IRS Chief Counsel Mike Desmond emphasized that taxpayers should disregard these arguments and objectively look at their cases, urging them to cut their losses. Abusive transactions, much like settlement offers, do not improve over time. The IRS provides taxpayers with a valuable opportunity to exit these transactions. Fortunately, our Dual-Licensed California Tax Lawyers & CPAs can help explain the path to resolution in your specific case.
Micro-Captive Insurance involves small businesses creating their own insurance companies to cover various risks they face. These captive insurers are typically owned or controlled by the business owners.
The IRS is concerned with abusive micro-captive insurance because of cases where these arrangements are exploited for tax evasion or avoidance. Abuses often involve inadequate risk distribution, inflated premiums, and circular cash flows, undermining the legitimacy of the setup. To address these concerns, the IRS has set guidelines and increased scrutiny. Certain micro-captive arrangements are categorized as "transactions of interest," requiring reporting and disclosure. Penalties and potential legal action may be taken against those engaging in abusive practices, ensuring that tax benefits for captive insurance are reserved for genuine risk management.
In an effort to address potentially abusive micro-captive insurance and syndicated conservation easement transactions, the California Franchise Tax Board (FTB) has introduced Notice 2023-02. This notice allows eligible taxpayers to rectify their involvement in these transactions, reverse their deductions, and mitigate potential penalties by entering into a closing agreement. Here, we will outline the details of this initiative and the specific eligibility criteria.
FTB issued Notice 2023-02 was issued in May of 2023. As previously mentioned, it allows taxpayers to address potentially abusive micro-captive insurance and syndicated conservation easement transactions. The notice outlines the opportunity for a taxpayer to receive reduced penalties by engaging in a closing agreement to reverse their deductions and related transaction costs.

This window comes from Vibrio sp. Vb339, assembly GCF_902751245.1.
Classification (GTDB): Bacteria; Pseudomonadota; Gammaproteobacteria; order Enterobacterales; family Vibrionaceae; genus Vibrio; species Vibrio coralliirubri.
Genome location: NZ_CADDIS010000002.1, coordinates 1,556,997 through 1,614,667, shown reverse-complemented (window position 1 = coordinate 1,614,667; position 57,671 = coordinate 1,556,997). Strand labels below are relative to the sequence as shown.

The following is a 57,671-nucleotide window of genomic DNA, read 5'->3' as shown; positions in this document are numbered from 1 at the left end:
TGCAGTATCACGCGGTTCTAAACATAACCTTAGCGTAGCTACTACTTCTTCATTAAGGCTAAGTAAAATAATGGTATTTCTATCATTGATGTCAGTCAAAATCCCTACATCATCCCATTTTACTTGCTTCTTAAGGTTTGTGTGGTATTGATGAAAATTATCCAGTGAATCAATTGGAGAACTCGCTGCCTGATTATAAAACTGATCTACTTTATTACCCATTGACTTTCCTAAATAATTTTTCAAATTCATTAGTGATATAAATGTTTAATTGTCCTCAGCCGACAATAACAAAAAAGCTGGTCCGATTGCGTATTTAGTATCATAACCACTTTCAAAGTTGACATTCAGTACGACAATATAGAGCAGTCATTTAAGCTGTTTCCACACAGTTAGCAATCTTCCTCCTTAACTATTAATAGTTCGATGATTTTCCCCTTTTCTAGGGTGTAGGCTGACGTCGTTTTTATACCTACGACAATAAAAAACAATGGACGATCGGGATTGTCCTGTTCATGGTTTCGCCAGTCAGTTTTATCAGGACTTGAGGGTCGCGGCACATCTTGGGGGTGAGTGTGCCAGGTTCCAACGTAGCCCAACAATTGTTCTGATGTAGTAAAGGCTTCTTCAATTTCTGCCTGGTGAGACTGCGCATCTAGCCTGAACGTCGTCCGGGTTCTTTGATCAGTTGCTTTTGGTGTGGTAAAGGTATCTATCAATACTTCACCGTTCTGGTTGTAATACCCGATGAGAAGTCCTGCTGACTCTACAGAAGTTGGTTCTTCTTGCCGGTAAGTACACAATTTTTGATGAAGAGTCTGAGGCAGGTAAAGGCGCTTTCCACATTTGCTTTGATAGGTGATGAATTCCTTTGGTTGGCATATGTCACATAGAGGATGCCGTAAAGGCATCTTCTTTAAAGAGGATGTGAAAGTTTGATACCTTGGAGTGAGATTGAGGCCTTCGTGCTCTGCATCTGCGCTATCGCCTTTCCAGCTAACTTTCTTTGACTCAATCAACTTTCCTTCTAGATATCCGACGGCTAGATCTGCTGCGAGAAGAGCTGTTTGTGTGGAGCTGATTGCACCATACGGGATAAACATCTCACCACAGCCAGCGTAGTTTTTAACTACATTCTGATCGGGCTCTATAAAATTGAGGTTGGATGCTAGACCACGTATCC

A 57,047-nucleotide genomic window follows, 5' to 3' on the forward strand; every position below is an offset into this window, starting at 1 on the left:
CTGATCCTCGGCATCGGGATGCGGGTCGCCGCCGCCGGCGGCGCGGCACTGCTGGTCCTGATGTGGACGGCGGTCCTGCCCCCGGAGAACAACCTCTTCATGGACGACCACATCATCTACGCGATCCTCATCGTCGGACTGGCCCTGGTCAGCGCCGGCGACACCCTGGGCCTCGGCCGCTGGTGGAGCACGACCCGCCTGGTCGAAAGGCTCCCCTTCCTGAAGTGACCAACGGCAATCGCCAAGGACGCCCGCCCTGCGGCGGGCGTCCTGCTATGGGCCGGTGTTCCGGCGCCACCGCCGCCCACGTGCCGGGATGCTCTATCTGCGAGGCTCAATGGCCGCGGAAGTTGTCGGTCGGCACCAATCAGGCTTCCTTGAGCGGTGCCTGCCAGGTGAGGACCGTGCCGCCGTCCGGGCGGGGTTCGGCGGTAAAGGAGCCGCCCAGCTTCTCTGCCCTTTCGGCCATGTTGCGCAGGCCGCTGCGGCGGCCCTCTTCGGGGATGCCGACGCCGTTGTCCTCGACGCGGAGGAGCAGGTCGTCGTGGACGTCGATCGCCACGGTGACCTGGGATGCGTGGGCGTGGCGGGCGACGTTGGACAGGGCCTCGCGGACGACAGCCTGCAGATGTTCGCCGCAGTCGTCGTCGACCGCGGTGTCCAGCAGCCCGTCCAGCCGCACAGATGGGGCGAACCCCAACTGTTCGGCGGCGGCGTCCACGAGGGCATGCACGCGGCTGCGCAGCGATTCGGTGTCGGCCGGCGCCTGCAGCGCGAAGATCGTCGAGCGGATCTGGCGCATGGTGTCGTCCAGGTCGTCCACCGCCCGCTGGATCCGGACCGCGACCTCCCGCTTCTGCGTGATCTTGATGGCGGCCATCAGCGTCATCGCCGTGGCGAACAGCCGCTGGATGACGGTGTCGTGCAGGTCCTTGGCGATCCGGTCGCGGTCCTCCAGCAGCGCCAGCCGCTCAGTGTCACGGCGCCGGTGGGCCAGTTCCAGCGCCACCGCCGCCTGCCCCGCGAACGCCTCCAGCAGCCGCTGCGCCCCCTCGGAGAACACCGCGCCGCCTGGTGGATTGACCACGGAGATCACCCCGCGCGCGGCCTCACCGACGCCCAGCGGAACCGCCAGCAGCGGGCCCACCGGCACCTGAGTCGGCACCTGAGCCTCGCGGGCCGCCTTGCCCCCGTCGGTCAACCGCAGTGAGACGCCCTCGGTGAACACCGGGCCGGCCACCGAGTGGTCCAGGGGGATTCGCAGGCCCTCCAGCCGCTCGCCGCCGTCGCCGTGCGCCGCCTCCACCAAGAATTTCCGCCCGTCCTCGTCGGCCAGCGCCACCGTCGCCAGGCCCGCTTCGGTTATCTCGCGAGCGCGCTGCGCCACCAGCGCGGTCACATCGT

Eligible taxpayers are granted a specific timeframe to participate in this resolution initiative, from July 10, 2023, to November 17, 2023. No one knows if they will extend this period and how this program will be administered after this date.
The FTB Notice 2023-02 resolution initiative is available to a diverse range of taxpayers. For instance, this includes individuals currently under examination by either the FTB or the IRS and those in the process of IRS appeals related to their involvement in transactions classified as eligible. Furthermore, it extends to taxpayers who have received a notice of proposed assessment from FTB regarding their participation in such transactions and are currently in protest with FTB or engaged in an appeal before the Office of Tax Appeals.
Taxpayers in litigation with the IRS concerning eligible transactions are generally eligible for this initiative, with an exception for those currently involved in litigation with the FTB regarding an eligible transaction.
There are multiple other situations where eligibility may be extended. Support from our legal team can be highly beneficial when reviewing your case to determine whether you may participate in this initiative.
Get assistance from our Dual-Licensed California Tax Lawyers & CPAs by calling the Tax Law Offices of David W. Klasing at (800) 681-1295.